JUPITER: Accessibility. Which is a double edged sword, because as a band it makes it hard to actually survive off what you're doing and at the same time, we as a band producing really weird music have been able to get some modicum of success from it because it's really easy for people to access the music.


You're often described as noise rock or art rock or whatever, and to me, anything associated with 'art' per se, kinda has the connotation of being a bit snobby?


JOHN: We're definitely not snobby and the way we think about and write our music is definitely not put on a pedestal or a mountain or anything.


So pop is definitely alright with you.


JOHN: We structure our things to make them more gratifying. I mean, we want them to be effective. It's really annoying if the shit's 20 minutes and it doesn't DO anything. I mean that's just lazy. Artistically, that's just lazy. You know in your gut that that's not as affecting as it could be and it's not working.


JUPITER: It's not necessarily always lazy, but it's just not what we're interested in, musically. We actually give a shit about creating music that is effective and gratifying. We want people to get excited about how the music sounds and not to just sit there and be like "Oh my gosh this is so ..." whatever. We want it to hit you, we want you to feel it.


JOHN: So you won't have to think about it.


JUPITER: So it's not head scratching.


Health // Jupiter


In relation to that effectiveness you're talking about, John, you said about 'pop' and music once that "...sure whatever kinda music, but relevant music that sounds new. We let the 'goal' rule over our natural desires." To be relevant, I suppose, means that you have to refer to and be relatable to something that's already in existence.


JOHN: Yeah, it's probably true; 'it sounds new' as in you have this now, you own it. People from earlier times wouldn't necessarily get it; it would be very strange to them. Like, your parents shouldn't get it.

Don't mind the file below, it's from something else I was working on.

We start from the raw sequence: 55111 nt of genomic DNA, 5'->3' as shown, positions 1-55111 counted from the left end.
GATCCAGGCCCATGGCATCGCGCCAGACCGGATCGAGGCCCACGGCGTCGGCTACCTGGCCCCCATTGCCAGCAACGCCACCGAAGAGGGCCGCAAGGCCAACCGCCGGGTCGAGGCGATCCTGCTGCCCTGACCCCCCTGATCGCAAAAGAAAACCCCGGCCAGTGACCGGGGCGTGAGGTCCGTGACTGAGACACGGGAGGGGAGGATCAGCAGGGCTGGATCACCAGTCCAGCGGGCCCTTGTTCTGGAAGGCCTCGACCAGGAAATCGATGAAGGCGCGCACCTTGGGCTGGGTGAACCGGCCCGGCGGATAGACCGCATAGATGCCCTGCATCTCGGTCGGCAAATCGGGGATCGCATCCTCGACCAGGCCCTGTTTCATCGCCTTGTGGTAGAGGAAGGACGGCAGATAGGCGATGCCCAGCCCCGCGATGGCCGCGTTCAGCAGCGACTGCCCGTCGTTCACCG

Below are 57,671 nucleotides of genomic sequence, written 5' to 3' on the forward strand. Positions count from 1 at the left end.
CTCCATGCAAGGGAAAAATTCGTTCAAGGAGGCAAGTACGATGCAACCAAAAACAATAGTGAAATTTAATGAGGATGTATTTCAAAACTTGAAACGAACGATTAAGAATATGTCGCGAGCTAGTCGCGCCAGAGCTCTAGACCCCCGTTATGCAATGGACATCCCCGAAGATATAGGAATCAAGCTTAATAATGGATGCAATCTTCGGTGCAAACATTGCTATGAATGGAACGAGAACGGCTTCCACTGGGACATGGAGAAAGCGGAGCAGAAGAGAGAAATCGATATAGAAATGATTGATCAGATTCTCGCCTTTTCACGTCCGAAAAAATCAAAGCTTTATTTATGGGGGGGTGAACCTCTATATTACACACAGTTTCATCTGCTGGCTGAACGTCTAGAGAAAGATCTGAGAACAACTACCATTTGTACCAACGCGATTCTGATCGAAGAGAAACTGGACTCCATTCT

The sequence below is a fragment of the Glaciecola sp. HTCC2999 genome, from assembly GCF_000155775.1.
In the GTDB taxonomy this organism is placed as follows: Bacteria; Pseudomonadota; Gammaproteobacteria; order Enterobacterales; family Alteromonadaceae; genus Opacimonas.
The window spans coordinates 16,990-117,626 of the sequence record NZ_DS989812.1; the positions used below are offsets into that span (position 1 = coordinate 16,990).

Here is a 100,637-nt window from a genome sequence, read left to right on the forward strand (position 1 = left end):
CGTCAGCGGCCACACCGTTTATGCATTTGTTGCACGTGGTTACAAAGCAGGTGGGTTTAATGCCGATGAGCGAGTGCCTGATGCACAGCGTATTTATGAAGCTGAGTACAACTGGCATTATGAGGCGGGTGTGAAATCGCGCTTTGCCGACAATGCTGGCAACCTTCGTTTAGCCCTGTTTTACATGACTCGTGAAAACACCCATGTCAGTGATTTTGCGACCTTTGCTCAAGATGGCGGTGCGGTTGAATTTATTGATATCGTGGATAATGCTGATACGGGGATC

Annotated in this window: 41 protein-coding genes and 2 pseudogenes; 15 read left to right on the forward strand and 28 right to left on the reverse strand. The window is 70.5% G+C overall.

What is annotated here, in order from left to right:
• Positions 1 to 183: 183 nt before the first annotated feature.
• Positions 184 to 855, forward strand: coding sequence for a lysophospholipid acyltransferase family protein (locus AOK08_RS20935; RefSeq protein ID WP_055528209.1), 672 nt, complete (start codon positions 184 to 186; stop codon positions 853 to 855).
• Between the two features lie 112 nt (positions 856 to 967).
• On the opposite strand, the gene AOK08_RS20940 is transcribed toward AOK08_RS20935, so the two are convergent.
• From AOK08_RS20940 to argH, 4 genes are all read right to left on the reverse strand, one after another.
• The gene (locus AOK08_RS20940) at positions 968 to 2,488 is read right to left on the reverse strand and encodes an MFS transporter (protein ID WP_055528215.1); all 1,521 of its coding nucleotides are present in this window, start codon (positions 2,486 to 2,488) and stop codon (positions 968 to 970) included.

You also said: "In '97 I was in my bedroom fucking bummed about how there were no good new bands anymore; I thought music was just over."


JOHN: I did literally think music was over in 97.


How old were you in 97?


JOHN: Very young. [laughs] Very very young! But it seemed like, it was just over, there was nothing happening, and it was just going to get worse and nothing was going to happen.


And then you said after that "Now I'm perpetually fucking stoked."


JOHN: Yeah I am, but not as stoked as I was two years ago, two years ago was better, but I'm still very excited and there's new records coming out I really really like. Only thing that's messed that up recently, is that for online stuff we're compiling our decade top ten and we're like, shieeet, that was the decade? Fuuuck -


JUPITER: Yeah, we thought it was better!


Health // Jake


JOHN: But still, great albums are coming out and exciting new things in music that I'm very excited about. Things go up and down and there's a new trend and you're like, godammit, but for the most part, it's pretty awesome. Compared to how miserable I was in the late 90s -


JUPITER: I'm with him on that...


Would that have had something to do with hormones at the time perhaps?


JOHN: No no, music really sucked! It was a really bad time for music. The only good thing in '97 was Ultimate Dance Party '97 -


JUPITER: I wasn't into pop at that time at all, and maybe there was some good shit going off in that, but as far as I knew, I was into rock music, and that time it just wasn't happening.